Are you operating on an arbitrary set of rules? Laundry grows, lectures stack, last ate a vegetable a week ago? Is it all too much? In this blog, Christine talks about how bad habits can be challenging to shift but reflects on what it means for our well-being to set realistic goals. 
– Christine Jenkins

It may all seem well and great, being on your own: exploring your limits and finally being able to stay up past your bedtime on a school night. But these freedoms aren’t always as helpful as they seem fun and accumulating too many bad habits can have surprising consequences.
I have had too many readings pile up, too many dishes to do, too many takeaway pizzas, too many late nights (or more like early mornings!), and ‘too many’ too much. Recognizing that this version of yourself is not serving you is the first step in the right direction. 
But how do you start? 
You’re stuck in that old system version where you leave your clothes to pile up in the basket or you go the week without doing a single workout. Making new habits is hard, and breaking old habits is even harder.  
Well, to start off, your good days are not always going to look the same. What your 100% looks like today, will probably look different tomorrow; but the point of keeping good habits is that they make your bad days a little more bearable. Good habits make time an ally for you; they serve to protect you in the future. 
The best advice I have ever received was to start setting some non-negotiables. Every day you study for an hour, eat a vegetable, or throw one load of laundry. Once you set your non-negotiables, there’s no arguing with it. You create a system, which in turn becomes your safety net; not only this, but probable behaviours will reinforce less probable behaviours. In other words, because you ate one vegetable, you might as well eat another. You finished your food and are heading to the sink anyways, so you might as well do that dirty dish in your hand. Already doing that dirty dish, might as well do the rest of the dishes. You have then created that habit of doing the dishes after you’ve eaten and you never have to deal with an overflowing sink and you’ll always have that mug ready for your next cup of tea.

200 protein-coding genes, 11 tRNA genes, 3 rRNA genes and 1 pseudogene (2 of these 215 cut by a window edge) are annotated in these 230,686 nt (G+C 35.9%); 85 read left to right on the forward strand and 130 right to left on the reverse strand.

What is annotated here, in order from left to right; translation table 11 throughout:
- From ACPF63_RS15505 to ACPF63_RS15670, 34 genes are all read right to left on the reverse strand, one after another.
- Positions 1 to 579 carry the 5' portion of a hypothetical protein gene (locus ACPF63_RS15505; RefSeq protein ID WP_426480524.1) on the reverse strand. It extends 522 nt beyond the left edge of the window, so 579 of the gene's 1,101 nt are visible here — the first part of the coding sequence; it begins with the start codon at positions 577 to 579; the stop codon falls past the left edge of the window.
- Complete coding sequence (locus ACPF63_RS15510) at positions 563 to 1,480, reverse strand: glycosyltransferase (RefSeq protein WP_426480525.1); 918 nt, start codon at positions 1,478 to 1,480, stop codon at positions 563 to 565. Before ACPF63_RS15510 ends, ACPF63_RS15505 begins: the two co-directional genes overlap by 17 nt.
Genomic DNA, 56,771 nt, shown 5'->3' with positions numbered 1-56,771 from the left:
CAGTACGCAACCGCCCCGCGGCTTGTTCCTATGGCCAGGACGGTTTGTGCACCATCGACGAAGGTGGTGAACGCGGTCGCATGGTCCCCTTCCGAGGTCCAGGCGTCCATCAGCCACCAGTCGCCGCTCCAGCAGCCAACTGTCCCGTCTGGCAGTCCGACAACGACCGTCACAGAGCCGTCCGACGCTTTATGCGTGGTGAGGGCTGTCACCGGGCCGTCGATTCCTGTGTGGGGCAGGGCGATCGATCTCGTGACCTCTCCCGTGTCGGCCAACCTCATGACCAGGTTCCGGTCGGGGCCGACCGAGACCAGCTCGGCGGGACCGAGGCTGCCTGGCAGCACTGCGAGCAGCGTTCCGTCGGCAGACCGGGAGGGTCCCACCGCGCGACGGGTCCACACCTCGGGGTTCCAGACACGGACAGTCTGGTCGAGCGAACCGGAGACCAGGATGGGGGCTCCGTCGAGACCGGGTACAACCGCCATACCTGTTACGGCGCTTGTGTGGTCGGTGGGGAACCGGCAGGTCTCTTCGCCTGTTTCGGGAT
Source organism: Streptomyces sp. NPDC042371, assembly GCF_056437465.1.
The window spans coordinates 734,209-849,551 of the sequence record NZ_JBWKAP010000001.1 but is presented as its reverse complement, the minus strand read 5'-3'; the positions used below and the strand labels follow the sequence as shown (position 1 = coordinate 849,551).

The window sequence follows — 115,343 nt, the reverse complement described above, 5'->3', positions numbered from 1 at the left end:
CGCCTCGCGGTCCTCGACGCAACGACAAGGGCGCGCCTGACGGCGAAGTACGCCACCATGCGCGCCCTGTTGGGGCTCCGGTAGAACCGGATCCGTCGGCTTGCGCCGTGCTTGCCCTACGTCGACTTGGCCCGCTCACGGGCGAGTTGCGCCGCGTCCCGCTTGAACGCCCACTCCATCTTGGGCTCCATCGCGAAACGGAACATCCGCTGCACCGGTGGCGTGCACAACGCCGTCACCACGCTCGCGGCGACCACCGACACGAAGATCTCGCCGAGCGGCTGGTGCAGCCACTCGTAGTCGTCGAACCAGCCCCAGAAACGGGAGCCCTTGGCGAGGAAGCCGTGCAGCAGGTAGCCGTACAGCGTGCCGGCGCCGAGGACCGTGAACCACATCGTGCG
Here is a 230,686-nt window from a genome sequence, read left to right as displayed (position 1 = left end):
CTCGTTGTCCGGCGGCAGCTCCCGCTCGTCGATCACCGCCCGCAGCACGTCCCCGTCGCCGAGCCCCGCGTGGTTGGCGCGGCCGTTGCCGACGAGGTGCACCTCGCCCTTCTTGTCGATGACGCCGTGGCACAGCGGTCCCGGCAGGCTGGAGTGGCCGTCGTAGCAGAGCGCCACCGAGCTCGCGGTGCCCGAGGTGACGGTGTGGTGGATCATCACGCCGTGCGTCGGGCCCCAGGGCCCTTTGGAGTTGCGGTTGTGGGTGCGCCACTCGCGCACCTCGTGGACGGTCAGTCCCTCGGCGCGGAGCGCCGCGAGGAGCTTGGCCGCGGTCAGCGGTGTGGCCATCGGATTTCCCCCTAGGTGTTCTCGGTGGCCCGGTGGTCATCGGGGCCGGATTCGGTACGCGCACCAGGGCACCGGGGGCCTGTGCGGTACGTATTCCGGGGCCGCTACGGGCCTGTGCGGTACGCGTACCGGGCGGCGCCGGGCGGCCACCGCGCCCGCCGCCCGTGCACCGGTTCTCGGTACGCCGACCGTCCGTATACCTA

The reward? You’re a responsible person that does your dishes. This mindset shift will serve you in the long run, this quick hit of satisfaction will make change enjoyable. Letting go of unhealthy habits will protect you from the corrosive effects of staying stuck in a system that won’t help you achieve that version of yourself that you want. Because you studied for an hour, you might feel inclined to keep going. 
Again, your 100% looks different every day, so because you can do three hours of studying today, doesn’t mean you have to do the same tomorrow. Go back to doing one hour of studying.  All this to say, take of yourself on your bad days, when you’re not the best version of yourself. Some good habits are easier to follow than others. Sometimes just washing one dish is enough, sometimes you stay up till the sun rises again, and sometimes getting out of bed is the triumph. These days you have to be extra kind to yourself, but your good habits will make room for you to mess up.
Explore tips and resources to help you navigate university life in Student Minds’ Transitions guide.
Christine Jenkins is an Undergraduate Psychology student at Cardiff University and is looking to promote healthy habits, awareness, and well-being with others. She spends her spare time reading books, attending the Book Club Society and managing the Pen Pal scheme. 

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